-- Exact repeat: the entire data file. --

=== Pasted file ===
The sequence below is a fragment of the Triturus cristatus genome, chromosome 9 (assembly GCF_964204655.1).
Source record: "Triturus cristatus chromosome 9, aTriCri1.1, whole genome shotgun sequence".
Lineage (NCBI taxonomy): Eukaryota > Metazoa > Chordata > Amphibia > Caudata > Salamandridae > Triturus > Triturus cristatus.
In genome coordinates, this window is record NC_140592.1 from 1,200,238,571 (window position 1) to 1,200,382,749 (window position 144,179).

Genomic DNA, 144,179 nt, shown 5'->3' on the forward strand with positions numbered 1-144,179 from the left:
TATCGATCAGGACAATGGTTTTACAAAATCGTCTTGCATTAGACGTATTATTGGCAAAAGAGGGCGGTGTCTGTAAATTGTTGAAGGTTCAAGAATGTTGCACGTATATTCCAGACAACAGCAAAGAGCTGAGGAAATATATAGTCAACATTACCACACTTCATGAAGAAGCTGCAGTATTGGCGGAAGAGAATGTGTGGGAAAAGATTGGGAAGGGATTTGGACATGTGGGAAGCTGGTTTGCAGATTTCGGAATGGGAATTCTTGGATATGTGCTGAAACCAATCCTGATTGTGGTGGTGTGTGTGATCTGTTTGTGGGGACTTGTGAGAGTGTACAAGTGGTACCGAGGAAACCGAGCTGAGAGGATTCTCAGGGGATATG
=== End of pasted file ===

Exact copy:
The sequence below is a fragment of the Triturus cristatus genome, chromosome 9 (assembly GCF_964204655.1).
Source record: "Triturus cristatus chromosome 9, aTriCri1.1, whole genome shotgun sequence".
Lineage (NCBI taxonomy): Eukaryota > Metazoa > Chordata > Amphibia > Caudata > Salamandridae > Triturus > Triturus cristatus.
In genome coordinates, this window is record NC_140592.1 from 1,200,238,571 (window position 1) to 1,200,382,749 (window position 144,179).

Genomic DNA, 144,179 nt, shown 5'->3' on the forward strand with positions numbered 1-144,179 from the left:
TATCGATCAGGACAATGGTTTTACAAAATCGTCTTGCATTAGACGTATTATTGGCAAAAGAGGGCGGTGTCTGTAAATTGTTGAAGGTTCAAGAATGTTGCACGTATATTCCAGACAACAGCAAAGAGCTGAGGAAATATATAGTCAACATTACCACACTTCATGAAGAAGCTGCAGTATTGGCGGAAGAGAATGTGTGGGAAAAGATTGGGAAGGGATTTGGACATGTGGGAAGCTGGTTTGCAGATTTCGGAATGGGAATTCTTGGATATGTGCTGAAACCAATCCTGATTGTGGTGGTGTGTGTGATCTGTTTGTGGGGACTTGTGAGAGTGTACAAGTGGTACCGAGGAAACCGAGCTGAGAGGATTCTCAGGGGATATG